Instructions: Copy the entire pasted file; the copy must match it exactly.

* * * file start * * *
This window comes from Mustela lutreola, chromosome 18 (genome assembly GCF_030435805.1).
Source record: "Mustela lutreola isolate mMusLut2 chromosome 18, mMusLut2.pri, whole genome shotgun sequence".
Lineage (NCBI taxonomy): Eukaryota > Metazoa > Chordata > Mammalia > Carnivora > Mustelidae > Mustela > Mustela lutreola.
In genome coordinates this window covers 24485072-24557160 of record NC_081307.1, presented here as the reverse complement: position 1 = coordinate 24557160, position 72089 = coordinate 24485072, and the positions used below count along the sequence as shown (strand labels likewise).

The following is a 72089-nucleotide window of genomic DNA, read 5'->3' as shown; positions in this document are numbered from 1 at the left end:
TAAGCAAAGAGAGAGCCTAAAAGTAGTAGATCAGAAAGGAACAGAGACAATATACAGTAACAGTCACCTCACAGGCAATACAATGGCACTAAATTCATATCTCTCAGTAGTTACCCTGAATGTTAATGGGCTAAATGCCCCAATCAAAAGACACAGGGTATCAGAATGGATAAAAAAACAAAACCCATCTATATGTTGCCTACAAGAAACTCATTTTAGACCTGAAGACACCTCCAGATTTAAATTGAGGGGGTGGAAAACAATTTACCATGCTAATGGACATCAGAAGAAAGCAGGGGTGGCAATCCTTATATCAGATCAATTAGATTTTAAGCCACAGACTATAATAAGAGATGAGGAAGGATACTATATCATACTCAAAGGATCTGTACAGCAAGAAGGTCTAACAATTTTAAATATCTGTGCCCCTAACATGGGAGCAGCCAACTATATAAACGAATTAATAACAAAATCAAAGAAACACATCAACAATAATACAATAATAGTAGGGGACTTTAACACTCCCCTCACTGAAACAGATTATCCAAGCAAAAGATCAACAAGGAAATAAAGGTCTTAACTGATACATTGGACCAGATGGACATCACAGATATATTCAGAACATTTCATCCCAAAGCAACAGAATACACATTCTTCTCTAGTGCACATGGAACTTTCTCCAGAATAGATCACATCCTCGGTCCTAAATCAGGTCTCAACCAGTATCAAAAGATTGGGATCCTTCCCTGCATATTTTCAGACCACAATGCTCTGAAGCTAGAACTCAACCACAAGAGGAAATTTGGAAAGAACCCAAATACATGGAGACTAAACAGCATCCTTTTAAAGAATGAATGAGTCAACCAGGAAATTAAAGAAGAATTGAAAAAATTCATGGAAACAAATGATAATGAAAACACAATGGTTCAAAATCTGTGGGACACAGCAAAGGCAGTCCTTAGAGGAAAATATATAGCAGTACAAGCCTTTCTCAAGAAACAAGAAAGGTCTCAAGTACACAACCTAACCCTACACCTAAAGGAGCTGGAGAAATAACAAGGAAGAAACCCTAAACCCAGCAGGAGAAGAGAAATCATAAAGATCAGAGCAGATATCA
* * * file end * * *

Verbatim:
This window comes from Mustela lutreola, chromosome 18 (genome assembly GCF_030435805.1).
Source record: "Mustela lutreola isolate mMusLut2 chromosome 18, mMusLut2.pri, whole genome shotgun sequence".
Lineage (NCBI taxonomy): Eukaryota > Metazoa > Chordata > Mammalia > Carnivora > Mustelidae > Mustela > Mustela lutreola.
In genome coordinates this window covers 24485072-24557160 of record NC_081307.1, presented here as the reverse complement: position 1 = coordinate 24557160, position 72089 = coordinate 24485072, and the positions used below count along the sequence as shown (strand labels likewise).

The following is a 72089-nucleotide window of genomic DNA, read 5'->3' as shown; positions in this document are numbered from 1 at the left end:
TAAGCAAAGAGAGAGCCTAAAAGTAGTAGATCAGAAAGGAACAGAGACAATATACAGTAACAGTCACCTCACAGGCAATACAATGGCACTAAATTCATATCTCTCAGTAGTTACCCTGAATGTTAATGGGCTAAATGCCCCAATCAAAAGACACAGGGTATCAGAATGGATAAAAAAACAAAACCCATCTATATGTTGCCTACAAGAAACTCATTTTAGACCTGAAGACACCTCCAGATTTAAATTGAGGGGGTGGAAAACAATTTACCATGCTAATGGACATCAGAAGAAAGCAGGGGTGGCAATCCTTATATCAGATCAATTAGATTTTAAGCCACAGACTATAATAAGAGATGAGGAAGGATACTATATCATACTCAAAGGATCTGTACAGCAAGAAGGTCTAACAATTTTAAATATCTGTGCCCCTAACATGGGAGCAGCCAACTATATAAACGAATTAATAACAAAATCAAAGAAACACATCAACAATAATACAATAATAGTAGGGGACTTTAACACTCCCCTCACTGAAACAGATTATCCAAGCAAAAGATCAACAAGGAAATAAAGGTCTTAACTGATACATTGGACCAGATGGACATCACAGATATATTCAGAACATTTCATCCCAAAGCAACAGAATACACATTCTTCTCTAGTGCACATGGAACTTTCTCCAGAATAGATCACATCCTCGGTCCTAAATCAGGTCTCAACCAGTATCAAAAGATTGGGATCCTTCCCTGCATATTTTCAGACCACAATGCTCTGAAGCTAGAACTCAACCACAAGAGGAAATTTGGAAAGAACCCAAATACATGGAGACTAAACAGCATCCTTTTAAAGAATGAATGAGTCAACCAGGAAATTAAAGAAGAATTGAAAAAATTCATGGAAACAAATGATAATGAAAACACAATGGTTCAAAATCTGTGGGACACAGCAAAGGCAGTCCTTAGAGGAAAATATATAGCAGTACAAGCCTTTCTCAAGAAACAAGAAAGGTCTCAAGTACACAACCTAACCCTACACCTAAAGGAGCTGGAGAAATAACAAGGAAGAAACCCTAAACCCAGCAGGAGAAGAGAAATCATAAAGATCAGAGCAGATATCA